By Leena ElDeeb
Cairo Festival City will host Cairo Fashion Festival’s third edition on 7 November.
The Cairo Fashion Festival (CFF) will give its guests a day of fashion utopia. A bazaar with more than 50 exhibitors, 15 runway shows, live entertainment, and a group of inspiring fashion speeches will all be held at Cairo Festival City Mall’s amphitheatre, according to the festival’s event on Facebook.
“What’s new about the festival is that we don’t only organise a fashion show runway, we also expose the designers to a different way,” said Omar Madkour, co-founder of CFF.
In Ego department store, the festival will offer a permanent section for local and international designers, which will be operated by Cairo Fashion Festival, Madkour said.
Aiming at empowering local emerging fashion designers, six designers, including four Egyptians, will participate in the event. Many aspiring young fashion designers expressed how excited they are to take part in this festival.
One of the participants, Norine Farah, is a 25 year-old fashion designer, who has launched her own line in her hometown, Alexandria. Farah, who studied hotel management at the beginning, unaware of her passion for fashion, decided to learn more about the field. She flew to Italy’s Polimoda and Instituto Marangoni, then returned to Egypt with a head full of colourful ambitions about her fashion career.
“When it comes to how my line looks, it’s a little bit more detailed,” said Farah. “It’s not about the cut as much as it’s about the materials I use and the colours I use which makes it a little bit more different than normal.”
Farah, who doesn’t consider herself a minimalist, uses velvet in her work. In her runway show at CFF, which is her first, she plans to start her colour scheme with aubergine, followed by navy and purple in her winter collection, then pastel colours and silver, and finally ending with bridal wear.
“I love detail, and I love to accentuate the woman’s body to make her look the prettiest,” said the Alexandrian fashion designer.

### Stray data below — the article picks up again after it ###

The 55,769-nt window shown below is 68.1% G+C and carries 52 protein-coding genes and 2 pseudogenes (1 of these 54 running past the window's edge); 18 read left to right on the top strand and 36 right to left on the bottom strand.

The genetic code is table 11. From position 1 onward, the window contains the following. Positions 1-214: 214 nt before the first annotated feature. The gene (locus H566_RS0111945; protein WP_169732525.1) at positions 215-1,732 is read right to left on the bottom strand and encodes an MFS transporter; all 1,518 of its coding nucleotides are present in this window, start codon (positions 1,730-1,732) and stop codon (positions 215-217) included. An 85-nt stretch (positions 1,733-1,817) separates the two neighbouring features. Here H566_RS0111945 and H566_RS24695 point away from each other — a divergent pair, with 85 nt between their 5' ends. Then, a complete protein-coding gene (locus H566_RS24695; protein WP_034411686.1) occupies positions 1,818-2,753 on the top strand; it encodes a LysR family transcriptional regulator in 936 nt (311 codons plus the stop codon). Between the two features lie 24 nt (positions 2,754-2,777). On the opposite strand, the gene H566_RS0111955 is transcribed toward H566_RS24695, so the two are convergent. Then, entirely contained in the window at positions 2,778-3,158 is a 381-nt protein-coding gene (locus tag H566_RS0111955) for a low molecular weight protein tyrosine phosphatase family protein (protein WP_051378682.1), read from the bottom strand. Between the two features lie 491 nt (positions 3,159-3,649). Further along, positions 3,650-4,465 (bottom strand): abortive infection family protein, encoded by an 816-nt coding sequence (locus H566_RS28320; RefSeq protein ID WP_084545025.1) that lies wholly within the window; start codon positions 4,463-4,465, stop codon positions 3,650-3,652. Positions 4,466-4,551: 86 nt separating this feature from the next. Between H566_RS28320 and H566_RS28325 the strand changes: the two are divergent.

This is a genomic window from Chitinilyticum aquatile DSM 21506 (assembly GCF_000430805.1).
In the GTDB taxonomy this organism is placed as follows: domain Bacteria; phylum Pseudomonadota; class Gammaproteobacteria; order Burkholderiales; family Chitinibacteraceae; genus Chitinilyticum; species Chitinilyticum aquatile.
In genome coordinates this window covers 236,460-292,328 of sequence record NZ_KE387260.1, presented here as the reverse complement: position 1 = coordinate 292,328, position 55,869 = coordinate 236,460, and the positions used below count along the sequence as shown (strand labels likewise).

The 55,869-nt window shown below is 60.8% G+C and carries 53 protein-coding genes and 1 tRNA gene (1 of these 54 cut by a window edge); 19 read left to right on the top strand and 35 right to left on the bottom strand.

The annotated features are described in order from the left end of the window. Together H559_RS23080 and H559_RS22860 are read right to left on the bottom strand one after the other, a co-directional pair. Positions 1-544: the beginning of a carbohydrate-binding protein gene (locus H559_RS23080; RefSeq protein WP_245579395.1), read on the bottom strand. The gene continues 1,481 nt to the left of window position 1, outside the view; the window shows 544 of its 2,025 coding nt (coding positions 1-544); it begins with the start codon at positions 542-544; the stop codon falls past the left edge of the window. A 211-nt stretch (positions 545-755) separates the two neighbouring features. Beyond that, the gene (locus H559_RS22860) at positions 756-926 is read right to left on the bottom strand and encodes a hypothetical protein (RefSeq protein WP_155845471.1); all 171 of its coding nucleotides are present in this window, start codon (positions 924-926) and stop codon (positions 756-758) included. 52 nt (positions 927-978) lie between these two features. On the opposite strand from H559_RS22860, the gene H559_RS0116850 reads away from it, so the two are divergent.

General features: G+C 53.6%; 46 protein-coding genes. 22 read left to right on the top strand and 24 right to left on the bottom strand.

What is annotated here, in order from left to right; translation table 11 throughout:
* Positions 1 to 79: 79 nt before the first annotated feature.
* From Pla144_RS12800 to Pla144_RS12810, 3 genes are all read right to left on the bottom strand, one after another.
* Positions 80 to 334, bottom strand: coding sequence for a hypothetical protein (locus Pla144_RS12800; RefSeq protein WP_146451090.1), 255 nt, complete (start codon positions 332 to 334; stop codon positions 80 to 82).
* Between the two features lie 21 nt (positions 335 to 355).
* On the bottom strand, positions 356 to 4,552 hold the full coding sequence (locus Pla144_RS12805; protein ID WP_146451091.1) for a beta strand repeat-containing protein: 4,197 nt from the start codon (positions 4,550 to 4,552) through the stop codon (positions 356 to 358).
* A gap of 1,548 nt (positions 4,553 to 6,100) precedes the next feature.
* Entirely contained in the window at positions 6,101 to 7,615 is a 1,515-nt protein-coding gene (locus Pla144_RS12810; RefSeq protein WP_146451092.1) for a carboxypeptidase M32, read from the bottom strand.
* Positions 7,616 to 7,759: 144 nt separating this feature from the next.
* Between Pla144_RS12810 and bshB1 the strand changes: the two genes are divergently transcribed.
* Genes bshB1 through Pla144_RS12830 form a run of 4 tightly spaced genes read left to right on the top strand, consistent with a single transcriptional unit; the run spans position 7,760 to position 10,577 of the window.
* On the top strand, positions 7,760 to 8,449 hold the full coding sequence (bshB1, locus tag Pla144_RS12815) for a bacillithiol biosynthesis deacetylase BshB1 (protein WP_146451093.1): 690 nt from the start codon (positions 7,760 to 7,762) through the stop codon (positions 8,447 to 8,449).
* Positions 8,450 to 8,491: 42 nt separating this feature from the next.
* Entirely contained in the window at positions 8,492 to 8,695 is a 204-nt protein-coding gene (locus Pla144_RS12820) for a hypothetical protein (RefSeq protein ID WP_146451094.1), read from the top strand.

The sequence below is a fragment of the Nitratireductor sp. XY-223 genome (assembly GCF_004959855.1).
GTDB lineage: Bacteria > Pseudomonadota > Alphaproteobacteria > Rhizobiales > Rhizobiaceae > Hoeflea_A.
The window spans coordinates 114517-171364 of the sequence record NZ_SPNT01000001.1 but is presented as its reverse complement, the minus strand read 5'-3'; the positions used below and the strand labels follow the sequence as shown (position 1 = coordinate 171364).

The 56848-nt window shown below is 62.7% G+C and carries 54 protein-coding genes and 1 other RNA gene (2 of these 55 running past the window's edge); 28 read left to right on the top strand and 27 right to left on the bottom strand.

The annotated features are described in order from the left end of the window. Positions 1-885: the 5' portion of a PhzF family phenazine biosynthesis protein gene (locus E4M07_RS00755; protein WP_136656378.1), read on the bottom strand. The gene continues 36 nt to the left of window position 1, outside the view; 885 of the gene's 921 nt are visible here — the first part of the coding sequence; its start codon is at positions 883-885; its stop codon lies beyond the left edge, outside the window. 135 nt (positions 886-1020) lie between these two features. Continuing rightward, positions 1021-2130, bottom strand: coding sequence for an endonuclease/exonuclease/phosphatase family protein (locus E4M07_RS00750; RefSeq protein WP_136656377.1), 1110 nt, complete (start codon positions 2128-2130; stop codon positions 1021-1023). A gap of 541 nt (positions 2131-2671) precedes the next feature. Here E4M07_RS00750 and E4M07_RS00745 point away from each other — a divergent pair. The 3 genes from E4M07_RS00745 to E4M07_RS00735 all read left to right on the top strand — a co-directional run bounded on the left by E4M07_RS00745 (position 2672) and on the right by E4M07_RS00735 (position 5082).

Farah designs nightgowns and has recently started designing bridal dresses. Experimenting with casual attire, she is looking forward to designing shoes, bags and accessories, she said.
Joining CFF will offer her a great chance to expand, she said. She added that it would also give her the chance to meet other “young fresh entrepreneurs”, as she describes herself, as well as provide her with contacts in the fashion industry.
“I’m very happy that we got to open up this segment in Egypt, because we lacked it,” she said, “Egyptians are quite creative.”
Iman Saab, a Lebanese 30 year-old fashion designer, has another story.
Unlike Farah, Saab has always wanted to be a fashion designer since she was a young girl, but her parents opposed the idea of her going to fashion school. Saab, who ended up studying dentistry, insisted on pursuing her own dream after graduation, and later studied at École Supérieure des Arts et Techniques de la Mode (ESMOD), a fashion school in Beirut.
“In the end, one succeeds at what they love,” she said.
Saab describes her line’s style as “classy and simple”. Playing with shapes and geometrics in her designs, she likes to deviate from the norm, she added.
It’s been a month since Saab moved to Egypt and opened her atelier in Cairo. Most of Saab’s customers back in Beirut were Egyptian, so she thought it would be better if she moved to Egypt since there’s more demand.
“Fashion in Egypt has developed and changed a lot, taste has changed, and there are more designers” said Saab.
CFF is a seasonal event, which was founded in 2012. The initiative began with the aim of promoting fashion designers in Egypt, because there has been “a thirst” for local fashion shows and runways in the country, said Madkour.
The only fashion shows available featured only international designers, so local designers had no opportunity to “bring their work to light,” Madkour said.